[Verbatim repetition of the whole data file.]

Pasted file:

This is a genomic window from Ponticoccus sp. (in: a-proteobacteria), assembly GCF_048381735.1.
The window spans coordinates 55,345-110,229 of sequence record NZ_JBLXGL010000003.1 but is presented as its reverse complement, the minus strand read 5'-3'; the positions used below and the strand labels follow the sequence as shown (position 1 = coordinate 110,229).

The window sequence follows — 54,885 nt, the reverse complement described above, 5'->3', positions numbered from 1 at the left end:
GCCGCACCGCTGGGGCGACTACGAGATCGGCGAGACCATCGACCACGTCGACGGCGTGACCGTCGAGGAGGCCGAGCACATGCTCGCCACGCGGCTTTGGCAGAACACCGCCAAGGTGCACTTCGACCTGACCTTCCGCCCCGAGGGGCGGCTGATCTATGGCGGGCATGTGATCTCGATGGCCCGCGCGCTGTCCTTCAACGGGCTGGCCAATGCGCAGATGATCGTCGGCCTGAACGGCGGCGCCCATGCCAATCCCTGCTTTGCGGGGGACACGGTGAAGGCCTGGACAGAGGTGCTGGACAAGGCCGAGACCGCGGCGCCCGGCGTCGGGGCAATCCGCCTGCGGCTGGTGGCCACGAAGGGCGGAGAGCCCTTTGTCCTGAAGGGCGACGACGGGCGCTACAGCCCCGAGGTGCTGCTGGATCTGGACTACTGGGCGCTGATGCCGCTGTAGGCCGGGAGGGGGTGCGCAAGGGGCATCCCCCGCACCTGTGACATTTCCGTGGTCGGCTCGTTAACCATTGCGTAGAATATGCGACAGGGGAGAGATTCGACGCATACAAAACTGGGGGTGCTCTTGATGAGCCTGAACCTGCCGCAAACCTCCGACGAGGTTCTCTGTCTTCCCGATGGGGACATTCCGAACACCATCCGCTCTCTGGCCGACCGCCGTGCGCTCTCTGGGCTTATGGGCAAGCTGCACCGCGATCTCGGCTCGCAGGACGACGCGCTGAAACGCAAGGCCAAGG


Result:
This is a genomic window from Ponticoccus sp. (in: a-proteobacteria), assembly GCF_048381735.1.
The window spans coordinates 55,345-110,229 of sequence record NZ_JBLXGL010000003.1 but is presented as its reverse complement, the minus strand read 5'-3'; the positions used below and the strand labels follow the sequence as shown (position 1 = coordinate 110,229).

The window sequence follows — 54,885 nt, the reverse complement described above, 5'->3', positions numbered from 1 at the left end:
GCCGCACCGCTGGGGCGACTACGAGATCGGCGAGACCATCGACCACGTCGACGGCGTGACCGTCGAGGAGGCCGAGCACATGCTCGCCACGCGGCTTTGGCAGAACACCGCCAAGGTGCACTTCGACCTGACCTTCCGCCCCGAGGGGCGGCTGATCTATGGCGGGCATGTGATCTCGATGGCCCGCGCGCTGTCCTTCAACGGGCTGGCCAATGCGCAGATGATCGTCGGCCTGAACGGCGGCGCCCATGCCAATCCCTGCTTTGCGGGGGACACGGTGAAGGCCTGGACAGAGGTGCTGGACAAGGCCGAGACCGCGGCGCCCGGCGTCGGGGCAATCCGCCTGCGGCTGGTGGCCACGAAGGGCGGAGAGCCCTTTGTCCTGAAGGGCGACGACGGGCGCTACAGCCCCGAGGTGCTGCTGGATCTGGACTACTGGGCGCTGATGCCGCTGTAGGCCGGGAGGGGGTGCGCAAGGGGCATCCCCCGCACCTGTGACATTTCCGTGGTCGGCTCGTTAACCATTGCGTAGAATATGCGACAGGGGAGAGATTCGACGCATACAAAACTGGGGGTGCTCTTGATGAGCCTGAACCTGCCGCAAACCTCCGACGAGGTTCTCTGTCTTCCCGATGGGGACATTCCGAACACCATCCGCTCTCTGGCCGACCGCCGTGCGCTCTCTGGGCTTATGGGCAAGCTGCACCGCGATCTCGGCTCGCAGGACGACGCGCTGAAACGCAAGGCCAAGG